Uveal melanoma (UM) is the second most common form of melanoma and the most common primary cancer of the eye, resulting not only in vision loss, but in metastatic death in up to half of patients. There are no effective treatment options once the tumor metastasizes and patients usually die within a few months of diagnosis despite systemic therapy. UMs harbor activating oncogenic mutations in GNAQ, GNA11 or CYSLTR2 that occur early in tumor formation and that are unrelated to metastatic risk. We showed that over 80% of class 2 UMs harbor loss of function mutations of BAP1 and that recurrent mutations altering R625 of SF3B1 are found in tumors with slower rates of metastasis. Mutations in EIF1AX are associated with tumors with minimal chance of metastasis. The presence of BAP1, SF3B1 and EIF1AX mutations, are nearly always mutually exclusive. However, overlaid on this are genomic rearrangements that include gain of chromosomes 8q and 6p, and loss of chromosomes 1p, 6q and 8p. Our studies of these karyotypic/copy number alterations in UM have identified a critical chromatin modifier mapping to chromosome 6q (PHF10) and candidate genes in other regions of recurrent chromosomal alteration. The consequences of these changes in the development of UM are poorly understood. To extend and refine our copy number studies we will now will perform long-read single molecule sequencing of DNA and RNA isolated from primary UMs with different driver mutations and CNAs.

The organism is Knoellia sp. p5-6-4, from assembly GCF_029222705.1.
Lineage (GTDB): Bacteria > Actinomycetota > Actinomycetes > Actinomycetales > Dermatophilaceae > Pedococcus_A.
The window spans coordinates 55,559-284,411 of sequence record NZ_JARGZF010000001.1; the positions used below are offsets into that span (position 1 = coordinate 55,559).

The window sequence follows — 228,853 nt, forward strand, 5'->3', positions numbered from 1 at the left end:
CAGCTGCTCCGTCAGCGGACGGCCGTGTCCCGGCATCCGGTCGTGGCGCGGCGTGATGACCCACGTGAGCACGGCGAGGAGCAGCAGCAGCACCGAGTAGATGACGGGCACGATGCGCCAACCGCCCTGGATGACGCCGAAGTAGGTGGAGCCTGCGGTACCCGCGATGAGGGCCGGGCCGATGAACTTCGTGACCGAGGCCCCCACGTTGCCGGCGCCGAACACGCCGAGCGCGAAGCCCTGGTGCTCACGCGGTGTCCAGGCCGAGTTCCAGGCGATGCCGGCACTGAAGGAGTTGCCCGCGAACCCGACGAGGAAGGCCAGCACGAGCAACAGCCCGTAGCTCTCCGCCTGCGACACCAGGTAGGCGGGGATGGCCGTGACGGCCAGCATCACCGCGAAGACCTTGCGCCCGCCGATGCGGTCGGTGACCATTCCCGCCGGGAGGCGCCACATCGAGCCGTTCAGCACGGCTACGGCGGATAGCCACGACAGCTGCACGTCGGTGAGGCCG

In Aims 1 and 2 we will perform long-read single molecule sequencing (SMRT) to develop detailed maps of the structural variations (SVs) of the genomes of these tumors, identifying and characterizing critical breakpoints, gene fusions and tumor specific isoforms. Besides obtaining insights into the generation of chromosomal alterations we will validate and refine focal deletions and identify critical isoforms in such regions. Functional analyses in cell lines will examine the consequences of gene fusions and isoforms highly correlated with copy number changes. In parallel and in Aim 3 we will use the power of fly genetics to investigate the consequence of major alterations in UM in D. Melanogaster. We will first generate and characterize flies with loss of function mutations in the BAP1 ortholog calypso, and generate activating mutations of the GNAQ ortholog G?Q so that the combined effect of loss of calypso and activation of G?Q can be investigated. We will focus on larval eye discs and wing discs that represented well-ordered epithelial monolayers and examine the the phenotypic, signaling and epigenomic changes that arise from these mutations. The fly model is capable of addressing the functional relevance of the genomic insights from all three Aims by performing rapid genetic interactions. In the future, candidate UM drivers identified from Aims 1-2 will be tested for the ability to modify the cancer-like phenotypes we see in our two hit G?Q and calypso fly model. Genetic suppressors of overgrowth, tissue transformation, and metastasis phenotypes would represent exciting therapeutic candidates to pursue in future studies.

Public Health Relevance

Uveal melanoma is a devastating eye cancer that is untreatable once it metastasizes. We have identified major genetic alterations and will now use long read single molecule sequencing to expand our findings. These changes will be modeled in the fly model system to identify novel therapeutic candidates.

National Institute of Health (NIH)
National Cancer Institute (NCI)
Research Project (R01)
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Genetics of Health and Disease Study Section (GHD)
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Fingerman, Ian M
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Icahn School of Medicine at Mount Sinai
Other Basic Sciences
Schools of Medicine
New York
United States
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